2. You take the train. I’ll take my self-driving google car. No doubt, I’ll be paying for both.

    1. Oh, yeah…

      3. Why not just mooch off Chinese medical innovation? That’s what the rest of the world does to us.

  3. Pardon me, boy
    Is that the High Speed choo choo?
    Track twenty-nine
    Boy, you can gimme a shine

    I can afford
    To board a High Speed choo choo,
    I’ve got my fare
    And just a trifle to spare

    You leave the Pennsylvania Station ’bout a quarter to four
    Read a magazine and then you’re in Baltimore

    Dinner in the diner
    Nothing could be finer
    Than to have your ham an’ eggs in Carolina

    When you hear the whistle blowin’ eight to the bar
    Then you know that Tennessee is not very far

    Shovel all the green energy in
    Gotta keep it rollin’
    Woo, woo, Bankruptcy there you are

    There’s gonna be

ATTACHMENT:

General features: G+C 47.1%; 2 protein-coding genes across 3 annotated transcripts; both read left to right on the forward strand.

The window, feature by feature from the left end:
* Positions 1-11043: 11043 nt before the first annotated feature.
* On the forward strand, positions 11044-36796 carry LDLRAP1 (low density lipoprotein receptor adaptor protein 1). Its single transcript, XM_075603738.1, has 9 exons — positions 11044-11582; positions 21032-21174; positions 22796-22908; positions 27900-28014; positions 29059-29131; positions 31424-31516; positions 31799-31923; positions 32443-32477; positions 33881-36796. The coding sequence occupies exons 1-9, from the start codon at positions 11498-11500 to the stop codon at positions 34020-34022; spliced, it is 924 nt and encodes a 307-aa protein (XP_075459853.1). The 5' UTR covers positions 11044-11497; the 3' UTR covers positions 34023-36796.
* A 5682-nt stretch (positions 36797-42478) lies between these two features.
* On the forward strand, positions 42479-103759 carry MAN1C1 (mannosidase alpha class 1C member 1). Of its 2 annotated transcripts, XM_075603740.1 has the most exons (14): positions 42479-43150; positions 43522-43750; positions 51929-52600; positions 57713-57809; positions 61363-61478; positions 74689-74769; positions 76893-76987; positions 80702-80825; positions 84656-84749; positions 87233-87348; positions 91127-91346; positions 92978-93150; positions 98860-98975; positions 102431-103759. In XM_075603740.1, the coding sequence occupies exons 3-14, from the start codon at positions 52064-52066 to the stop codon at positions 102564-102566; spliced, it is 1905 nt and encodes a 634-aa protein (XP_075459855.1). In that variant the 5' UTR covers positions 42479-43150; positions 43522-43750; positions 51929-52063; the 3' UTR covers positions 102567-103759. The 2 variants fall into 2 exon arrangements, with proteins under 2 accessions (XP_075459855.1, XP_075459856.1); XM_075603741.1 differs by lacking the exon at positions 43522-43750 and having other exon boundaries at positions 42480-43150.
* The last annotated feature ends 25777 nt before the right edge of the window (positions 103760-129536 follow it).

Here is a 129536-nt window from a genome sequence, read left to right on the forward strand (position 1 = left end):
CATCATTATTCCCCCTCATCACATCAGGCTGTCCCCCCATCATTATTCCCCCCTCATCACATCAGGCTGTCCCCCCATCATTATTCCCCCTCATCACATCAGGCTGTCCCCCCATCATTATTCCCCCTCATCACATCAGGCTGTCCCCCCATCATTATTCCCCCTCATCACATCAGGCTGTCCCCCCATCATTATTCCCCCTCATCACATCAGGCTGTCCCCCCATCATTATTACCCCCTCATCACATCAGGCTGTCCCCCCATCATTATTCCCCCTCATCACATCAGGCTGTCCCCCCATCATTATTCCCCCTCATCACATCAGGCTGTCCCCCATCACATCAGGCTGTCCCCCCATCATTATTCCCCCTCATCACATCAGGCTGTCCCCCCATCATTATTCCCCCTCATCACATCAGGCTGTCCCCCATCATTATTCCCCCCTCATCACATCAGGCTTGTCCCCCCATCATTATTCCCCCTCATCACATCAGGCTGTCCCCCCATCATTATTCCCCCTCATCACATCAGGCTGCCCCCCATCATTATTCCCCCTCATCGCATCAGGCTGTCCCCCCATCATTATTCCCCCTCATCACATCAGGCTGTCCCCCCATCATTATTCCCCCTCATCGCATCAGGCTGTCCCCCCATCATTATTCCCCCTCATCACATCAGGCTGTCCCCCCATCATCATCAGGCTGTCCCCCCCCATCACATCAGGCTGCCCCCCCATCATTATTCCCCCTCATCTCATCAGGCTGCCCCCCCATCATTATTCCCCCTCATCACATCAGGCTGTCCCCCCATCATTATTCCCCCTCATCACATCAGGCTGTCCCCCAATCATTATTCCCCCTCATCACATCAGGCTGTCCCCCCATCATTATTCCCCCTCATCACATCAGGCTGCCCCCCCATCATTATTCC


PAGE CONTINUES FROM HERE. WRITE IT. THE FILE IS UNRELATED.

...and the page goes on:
A certain party at the station
    Satin and lace
    I used to call “funny face”
    She’s gonna cry
    Until I tell her that I’ll never roam

    So High Speed choo choo
    Won’t you hi-speed me home?
    High Speed choo choo
    Won’t you hi-speed me home?

    1. The Chattanooga choo-choo did not go through Carolina on its way to Tennessee. Went through Virginia to Bristol TN. Who knows where the hi-speed trains will go, except you know it will never go through the backyard of any pol who votes for it.

    2. Boy, you can gimme a shine

      Ahem….RACIST!!!!!!

  4. I’m reminded of this blurb from Wikipedia (yes, I know) but it states in regards to the Spanish Emprie. “The wealthy preferred to invest their fortunes in public debt (juros), which were backed by these silver imports, rather than in production of manufactures and the improvement of agriculture.” I believe that being the reserve currency of the world helps to hollow out production in the country that issues it whether it’s gold in the Spanish Empire or electroic fiat money in the American one. Why produce anything if you can just create money? Not that there aren’t advantages as well but long term I think it is a net negative.